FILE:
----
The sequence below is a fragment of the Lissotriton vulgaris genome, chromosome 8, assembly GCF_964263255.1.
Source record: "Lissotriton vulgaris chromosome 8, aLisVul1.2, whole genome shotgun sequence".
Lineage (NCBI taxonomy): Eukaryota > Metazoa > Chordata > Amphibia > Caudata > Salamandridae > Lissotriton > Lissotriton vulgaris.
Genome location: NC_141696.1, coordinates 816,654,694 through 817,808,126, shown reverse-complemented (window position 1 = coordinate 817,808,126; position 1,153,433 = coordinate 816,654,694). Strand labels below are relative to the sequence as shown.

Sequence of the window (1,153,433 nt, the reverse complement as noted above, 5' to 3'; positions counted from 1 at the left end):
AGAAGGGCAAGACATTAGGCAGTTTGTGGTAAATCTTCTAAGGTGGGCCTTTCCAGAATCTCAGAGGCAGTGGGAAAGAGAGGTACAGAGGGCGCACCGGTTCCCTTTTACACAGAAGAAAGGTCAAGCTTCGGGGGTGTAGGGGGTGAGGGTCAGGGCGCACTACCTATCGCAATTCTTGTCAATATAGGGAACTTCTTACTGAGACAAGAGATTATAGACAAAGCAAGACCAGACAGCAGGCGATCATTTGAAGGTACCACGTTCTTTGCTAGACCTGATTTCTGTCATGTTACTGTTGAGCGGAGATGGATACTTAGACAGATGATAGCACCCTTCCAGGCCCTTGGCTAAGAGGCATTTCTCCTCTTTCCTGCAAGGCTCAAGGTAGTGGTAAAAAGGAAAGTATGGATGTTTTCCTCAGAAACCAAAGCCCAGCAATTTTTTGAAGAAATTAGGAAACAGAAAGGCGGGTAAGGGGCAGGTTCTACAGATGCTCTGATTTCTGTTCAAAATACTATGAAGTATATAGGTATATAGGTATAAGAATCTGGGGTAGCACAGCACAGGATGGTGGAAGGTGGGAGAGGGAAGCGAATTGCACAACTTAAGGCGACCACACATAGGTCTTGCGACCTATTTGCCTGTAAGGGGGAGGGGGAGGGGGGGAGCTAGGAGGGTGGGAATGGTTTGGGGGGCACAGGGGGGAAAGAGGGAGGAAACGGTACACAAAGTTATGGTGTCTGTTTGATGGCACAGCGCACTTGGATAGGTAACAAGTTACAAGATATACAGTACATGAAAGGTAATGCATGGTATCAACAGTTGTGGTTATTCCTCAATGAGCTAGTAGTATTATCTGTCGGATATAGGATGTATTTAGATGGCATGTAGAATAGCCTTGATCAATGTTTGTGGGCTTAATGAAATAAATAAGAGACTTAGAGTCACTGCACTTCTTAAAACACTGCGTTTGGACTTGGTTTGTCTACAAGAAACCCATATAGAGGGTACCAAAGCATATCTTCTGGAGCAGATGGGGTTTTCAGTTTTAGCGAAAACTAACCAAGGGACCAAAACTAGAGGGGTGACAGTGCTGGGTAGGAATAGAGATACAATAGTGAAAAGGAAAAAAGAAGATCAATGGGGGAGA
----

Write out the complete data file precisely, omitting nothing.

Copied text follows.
The sequence below is a fragment of the Lissotriton vulgaris genome, chromosome 8, assembly GCF_964263255.1.
Source record: "Lissotriton vulgaris chromosome 8, aLisVul1.2, whole genome shotgun sequence".
Lineage (NCBI taxonomy): Eukaryota > Metazoa > Chordata > Amphibia > Caudata > Salamandridae > Lissotriton > Lissotriton vulgaris.
Genome location: NC_141696.1, coordinates 816,654,694 through 817,808,126, shown reverse-complemented (window position 1 = coordinate 817,808,126; position 1,153,433 = coordinate 816,654,694). Strand labels below are relative to the sequence as shown.

Sequence of the window (1,153,433 nt, the reverse complement as noted above, 5' to 3'; positions counted from 1 at the left end):
AGAAGGGCAAGACATTAGGCAGTTTGTGGTAAATCTTCTAAGGTGGGCCTTTCCAGAATCTCAGAGGCAGTGGGAAAGAGAGGTACAGAGGGCGCACCGGTTCCCTTTTACACAGAAGAAAGGTCAAGCTTCGGGGGTGTAGGGGGTGAGGGTCAGGGCGCACTACCTATCGCAATTCTTGTCAATATAGGGAACTTCTTACTGAGACAAGAGATTATAGACAAAGCAAGACCAGACAGCAGGCGATCATTTGAAGGTACCACGTTCTTTGCTAGACCTGATTTCTGTCATGTTACTGTTGAGCGGAGATGGATACTTAGACAGATGATAGCACCCTTCCAGGCCCTTGGCTAAGAGGCATTTCTCCTCTTTCCTGCAAGGCTCAAGGTAGTGGTAAAAAGGAAAGTATGGATGTTTTCCTCAGAAACCAAAGCCCAGCAATTTTTTGAAGAAATTAGGAAACAGAAAGGCGGGTAAGGGGCAGGTTCTACAGATGCTCTGATTTCTGTTCAAAATACTATGAAGTATATAGGTATATAGGTATAAGAATCTGGGGTAGCACAGCACAGGATGGTGGAAGGTGGGAGAGGGAAGCGAATTGCACAACTTAAGGCGACCACACATAGGTCTTGCGACCTATTTGCCTGTAAGGGGGAGGGGGAGGGGGGGAGCTAGGAGGGTGGGAATGGTTTGGGGGGCACAGGGGGGAAAGAGGGAGGAAACGGTACACAAAGTTATGGTGTCTGTTTGATGGCACAGCGCACTTGGATAGGTAACAAGTTACAAGATATACAGTACATGAAAGGTAATGCATGGTATCAACAGTTGTGGTTATTCCTCAATGAGCTAGTAGTATTATCTGTCGGATATAGGATGTATTTAGATGGCATGTAGAATAGCCTTGATCAATGTTTGTGGGCTTAATGAAATAAATAAGAGACTTAGAGTCACTGCACTTCTTAAAACACTGCGTTTGGACTTGGTTTGTCTACAAGAAACCCATATAGAGGGTACCAAAGCATATCTTCTGGAGCAGATGGGGTTTTCAGTTTTAGCGAAAACTAACCAAGGGACCAAAACTAGAGGGGTGACAGTGCTGGGTAGGAATAGAGATACAATAGTGAAAAGGAAAAAAGAAGATCAATGGGGGAGA